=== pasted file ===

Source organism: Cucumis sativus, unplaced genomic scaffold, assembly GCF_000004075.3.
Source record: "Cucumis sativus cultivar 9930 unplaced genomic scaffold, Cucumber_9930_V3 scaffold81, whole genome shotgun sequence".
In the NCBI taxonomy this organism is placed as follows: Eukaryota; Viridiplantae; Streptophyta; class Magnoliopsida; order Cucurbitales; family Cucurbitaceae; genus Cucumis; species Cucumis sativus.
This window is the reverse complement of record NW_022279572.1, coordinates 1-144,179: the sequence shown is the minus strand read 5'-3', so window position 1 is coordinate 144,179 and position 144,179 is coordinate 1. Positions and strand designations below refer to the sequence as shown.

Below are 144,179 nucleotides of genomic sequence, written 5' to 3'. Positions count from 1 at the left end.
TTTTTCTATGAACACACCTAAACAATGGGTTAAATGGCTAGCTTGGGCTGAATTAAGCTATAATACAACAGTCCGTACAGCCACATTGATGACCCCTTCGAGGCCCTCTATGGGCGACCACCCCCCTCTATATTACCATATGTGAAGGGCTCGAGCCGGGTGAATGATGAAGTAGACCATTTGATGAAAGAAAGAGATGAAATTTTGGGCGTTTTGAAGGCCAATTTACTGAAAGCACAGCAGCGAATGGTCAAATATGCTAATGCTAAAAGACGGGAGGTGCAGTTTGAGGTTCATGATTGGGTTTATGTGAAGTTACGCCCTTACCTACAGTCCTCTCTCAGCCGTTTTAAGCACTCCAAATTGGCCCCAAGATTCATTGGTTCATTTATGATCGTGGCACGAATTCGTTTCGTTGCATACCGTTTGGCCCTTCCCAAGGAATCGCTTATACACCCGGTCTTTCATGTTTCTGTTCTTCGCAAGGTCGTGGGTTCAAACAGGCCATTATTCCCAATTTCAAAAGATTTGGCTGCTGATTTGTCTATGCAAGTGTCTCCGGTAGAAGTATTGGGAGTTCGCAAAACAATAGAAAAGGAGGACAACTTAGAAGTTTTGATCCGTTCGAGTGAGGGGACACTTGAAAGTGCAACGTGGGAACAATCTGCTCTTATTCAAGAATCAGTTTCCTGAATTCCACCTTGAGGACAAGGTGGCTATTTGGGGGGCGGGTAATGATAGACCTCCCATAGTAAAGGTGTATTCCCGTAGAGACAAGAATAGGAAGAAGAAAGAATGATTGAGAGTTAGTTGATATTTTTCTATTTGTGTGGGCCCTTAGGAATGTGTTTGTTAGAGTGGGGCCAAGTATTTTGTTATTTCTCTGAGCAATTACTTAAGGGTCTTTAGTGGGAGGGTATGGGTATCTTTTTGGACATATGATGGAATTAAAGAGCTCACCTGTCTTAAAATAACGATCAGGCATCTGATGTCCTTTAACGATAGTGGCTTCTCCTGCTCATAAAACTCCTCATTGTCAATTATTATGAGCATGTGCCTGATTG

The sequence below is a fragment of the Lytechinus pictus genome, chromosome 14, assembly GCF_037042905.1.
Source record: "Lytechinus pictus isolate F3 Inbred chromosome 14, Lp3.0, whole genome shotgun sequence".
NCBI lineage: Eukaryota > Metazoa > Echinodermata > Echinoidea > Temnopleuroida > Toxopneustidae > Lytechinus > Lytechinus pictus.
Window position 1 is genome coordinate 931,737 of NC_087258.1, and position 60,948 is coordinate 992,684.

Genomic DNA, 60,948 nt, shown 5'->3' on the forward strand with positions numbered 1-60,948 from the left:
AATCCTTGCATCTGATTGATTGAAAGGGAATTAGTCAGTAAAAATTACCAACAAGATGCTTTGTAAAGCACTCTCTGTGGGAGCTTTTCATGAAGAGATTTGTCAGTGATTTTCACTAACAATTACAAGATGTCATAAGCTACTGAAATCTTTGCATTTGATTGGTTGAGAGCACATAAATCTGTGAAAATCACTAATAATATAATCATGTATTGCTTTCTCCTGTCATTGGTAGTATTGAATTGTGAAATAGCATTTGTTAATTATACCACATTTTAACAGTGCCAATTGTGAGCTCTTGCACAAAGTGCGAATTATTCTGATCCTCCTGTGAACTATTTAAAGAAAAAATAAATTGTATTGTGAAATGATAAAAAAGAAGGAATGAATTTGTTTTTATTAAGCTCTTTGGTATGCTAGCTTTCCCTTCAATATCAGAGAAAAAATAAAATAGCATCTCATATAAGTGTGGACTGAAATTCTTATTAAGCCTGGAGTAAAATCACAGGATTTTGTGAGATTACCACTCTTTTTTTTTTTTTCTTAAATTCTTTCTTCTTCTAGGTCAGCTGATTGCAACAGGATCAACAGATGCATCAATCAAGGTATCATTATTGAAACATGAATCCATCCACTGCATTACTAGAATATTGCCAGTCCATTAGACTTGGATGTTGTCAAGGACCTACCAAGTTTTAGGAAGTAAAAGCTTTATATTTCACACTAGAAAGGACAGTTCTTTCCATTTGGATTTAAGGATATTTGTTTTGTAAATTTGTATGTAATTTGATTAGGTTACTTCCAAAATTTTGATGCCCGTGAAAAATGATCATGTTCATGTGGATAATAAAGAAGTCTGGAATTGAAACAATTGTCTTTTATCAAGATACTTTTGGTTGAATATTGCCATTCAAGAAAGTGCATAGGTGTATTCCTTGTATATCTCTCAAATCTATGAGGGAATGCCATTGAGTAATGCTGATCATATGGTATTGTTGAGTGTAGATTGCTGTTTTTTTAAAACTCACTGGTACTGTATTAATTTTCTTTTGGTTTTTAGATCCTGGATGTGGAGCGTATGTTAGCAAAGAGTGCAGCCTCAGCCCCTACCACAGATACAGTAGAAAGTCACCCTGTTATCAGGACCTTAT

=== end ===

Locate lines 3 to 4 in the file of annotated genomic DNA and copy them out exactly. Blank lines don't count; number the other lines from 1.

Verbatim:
In the NCBI taxonomy this organism is placed as follows: Eukaryota; Viridiplantae; Streptophyta; class Magnoliopsida; order Cucurbitales; family Cucurbitaceae; genus Cucumis; species Cucumis sativus.
This window is the reverse complement of record NW_022279572.1, coordinates 1-144,179: the sequence shown is the minus strand read 5'-3', so window position 1 is coordinate 144,179 and position 144,179 is coordinate 1. Positions and strand designations below refer to the sequence as shown.